Gorillas, wolves, and The Way I Think

Okay, I complain alot about the way things are. But the truth is, I feel pretty good. It’s a wonderful day.

I believe the way I feel about something is a decision I make all the time. It’s true, sometimes we get knocked for a loop by an event in our lives, but we can turn the screws in our heads and change our minds.

For instance, in 1991, while I was on a drug run in South Carolina, my motorcycle broke down. It was 2am and I wheeled the motorcycle onto the shoulder of the road.

A good Samiritan stopped and gave us a flashlight; I was with someone who was supposedly going to take me to a dope house. I never met him before that night.

He held the flashlight while I got down on my knees and was working on the clutch cable. All of a sudden, out of what seemed like nowhere, a speeding truck, doing about 65 mph, hit us and everything went black for a minute.

When I came to I was laying on grass and I couldn’t move my legs. I knew I was in rough shape and death could be imminent and my mind went into a state of panic.

Suddenly, out of nowhere, I had the thought that, yes, this might be it; you could be dying and there’s nothing you can do about it. The only thing I could do was change the way I was thinking about it. I believe that this thought was God-inspired.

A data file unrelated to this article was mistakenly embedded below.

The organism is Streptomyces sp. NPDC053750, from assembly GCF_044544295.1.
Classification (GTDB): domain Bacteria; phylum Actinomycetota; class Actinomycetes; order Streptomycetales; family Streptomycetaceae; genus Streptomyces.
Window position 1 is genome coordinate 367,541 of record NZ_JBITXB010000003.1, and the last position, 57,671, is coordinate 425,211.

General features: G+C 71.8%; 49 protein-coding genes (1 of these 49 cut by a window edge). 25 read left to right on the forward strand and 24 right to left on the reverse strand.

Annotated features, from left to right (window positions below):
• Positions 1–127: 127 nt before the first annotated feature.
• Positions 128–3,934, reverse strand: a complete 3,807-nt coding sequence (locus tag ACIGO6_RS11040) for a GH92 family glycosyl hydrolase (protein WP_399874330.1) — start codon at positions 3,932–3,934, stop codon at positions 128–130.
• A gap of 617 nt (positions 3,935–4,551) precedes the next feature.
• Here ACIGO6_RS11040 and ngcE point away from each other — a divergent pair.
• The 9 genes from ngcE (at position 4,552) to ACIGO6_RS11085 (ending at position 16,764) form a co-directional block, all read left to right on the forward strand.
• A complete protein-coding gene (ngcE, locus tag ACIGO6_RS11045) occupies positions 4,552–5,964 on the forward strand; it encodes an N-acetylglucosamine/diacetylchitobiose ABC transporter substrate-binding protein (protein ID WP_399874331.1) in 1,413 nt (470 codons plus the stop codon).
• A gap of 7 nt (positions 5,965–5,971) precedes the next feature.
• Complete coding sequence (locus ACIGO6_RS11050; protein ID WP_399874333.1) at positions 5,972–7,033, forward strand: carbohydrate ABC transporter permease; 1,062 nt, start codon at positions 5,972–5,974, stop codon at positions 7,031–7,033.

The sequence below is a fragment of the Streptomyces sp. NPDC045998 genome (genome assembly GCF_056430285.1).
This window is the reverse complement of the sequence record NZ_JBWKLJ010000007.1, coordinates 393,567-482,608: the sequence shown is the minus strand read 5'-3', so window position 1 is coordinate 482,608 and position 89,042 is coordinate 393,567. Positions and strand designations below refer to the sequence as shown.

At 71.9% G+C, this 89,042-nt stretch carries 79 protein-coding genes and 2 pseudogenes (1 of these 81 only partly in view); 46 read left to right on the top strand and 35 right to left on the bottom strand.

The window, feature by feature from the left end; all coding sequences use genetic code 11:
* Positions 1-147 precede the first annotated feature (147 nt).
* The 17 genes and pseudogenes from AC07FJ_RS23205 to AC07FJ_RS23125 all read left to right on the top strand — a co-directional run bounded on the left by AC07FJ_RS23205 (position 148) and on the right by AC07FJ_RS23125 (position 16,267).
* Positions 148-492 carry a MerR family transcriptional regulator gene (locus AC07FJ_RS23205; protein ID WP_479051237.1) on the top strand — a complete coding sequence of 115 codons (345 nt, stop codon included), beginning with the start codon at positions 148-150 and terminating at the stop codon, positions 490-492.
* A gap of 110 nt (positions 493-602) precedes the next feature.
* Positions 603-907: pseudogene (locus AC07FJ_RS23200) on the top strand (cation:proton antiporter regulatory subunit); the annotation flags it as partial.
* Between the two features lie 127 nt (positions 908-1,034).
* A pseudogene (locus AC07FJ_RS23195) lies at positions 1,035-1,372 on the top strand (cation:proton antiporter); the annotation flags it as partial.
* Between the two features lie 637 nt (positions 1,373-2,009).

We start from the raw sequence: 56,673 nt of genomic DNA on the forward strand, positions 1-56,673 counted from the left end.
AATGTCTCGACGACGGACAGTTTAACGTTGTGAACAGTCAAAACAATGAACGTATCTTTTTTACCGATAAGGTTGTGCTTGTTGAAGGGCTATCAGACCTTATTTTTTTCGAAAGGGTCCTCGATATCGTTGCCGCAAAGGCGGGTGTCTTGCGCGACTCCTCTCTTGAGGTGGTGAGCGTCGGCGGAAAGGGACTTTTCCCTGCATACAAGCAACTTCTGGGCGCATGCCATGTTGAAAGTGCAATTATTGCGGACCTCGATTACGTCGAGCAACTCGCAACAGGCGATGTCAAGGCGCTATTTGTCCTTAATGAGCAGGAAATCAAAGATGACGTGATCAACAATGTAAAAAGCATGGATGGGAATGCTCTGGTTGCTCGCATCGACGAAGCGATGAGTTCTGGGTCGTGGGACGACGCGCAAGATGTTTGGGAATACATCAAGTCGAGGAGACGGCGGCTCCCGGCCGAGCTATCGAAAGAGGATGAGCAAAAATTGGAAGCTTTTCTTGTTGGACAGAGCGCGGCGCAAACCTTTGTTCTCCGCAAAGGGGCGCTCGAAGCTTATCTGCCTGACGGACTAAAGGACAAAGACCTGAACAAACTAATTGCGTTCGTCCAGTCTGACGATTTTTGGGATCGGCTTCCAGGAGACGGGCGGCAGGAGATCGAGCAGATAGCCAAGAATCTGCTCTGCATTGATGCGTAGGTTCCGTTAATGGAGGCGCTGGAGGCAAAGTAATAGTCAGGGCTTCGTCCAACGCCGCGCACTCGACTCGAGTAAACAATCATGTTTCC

You can define what I mean by God; we all have our own thoughts about Him/Her.

I calmed. A woman was shining a flashlight at me and asking me if she could do anything for me; she said the ambulance was on the way and everything will be all right.

Well, I didn’t really know whether everything was going to be all right or not but I knew that my lungs were intact because I was breathing without any whistling sound so I asked her for a cigarette. She hesitated for a moment and then held one to my mouth so I could take a drag. Let me tell you, this was the best cigarette I ever smoked.

I don’t smoke anymore, but that’s another story.

Obviously, I lived. What I learned from this event was that I had more control over the way I thought about things than I ever imagined before. This was a defining event in my life and, because of it, in 1994, I began having long periods of abstinence from heroin, went back to school and became a drug counselor and, with the help of support groups, a therapist and a psychiatrist, am abstinent today. I even work in the field of addictions recovery.

By the way, the guy I was with died instantly. If I had been standing, I would have been killed instantly also. That’s what they told me, anyway.

Now, let’s talk about the world. Did I say in my last blog that there are only 800 gorillas left in the world? There’s over 6 billion people. What does that tell us?

In Germany, the wolves have come back. They were hunted to near extinction in the Middle Ages.

In the 1990’s, as the story goes, a lone male crossed the Neisse River from Poland. Others came accross and the first pups were born in Germany in the year 2000. They estimate the wolf population to be about 25 in Germany right now.

There’s this guy, a hunter named Joachim Bachmann, who’s flipping out about the wolves being back. He thinks they should be hunted to extinction again; he feels they serve no greater purpose than to kill sheep.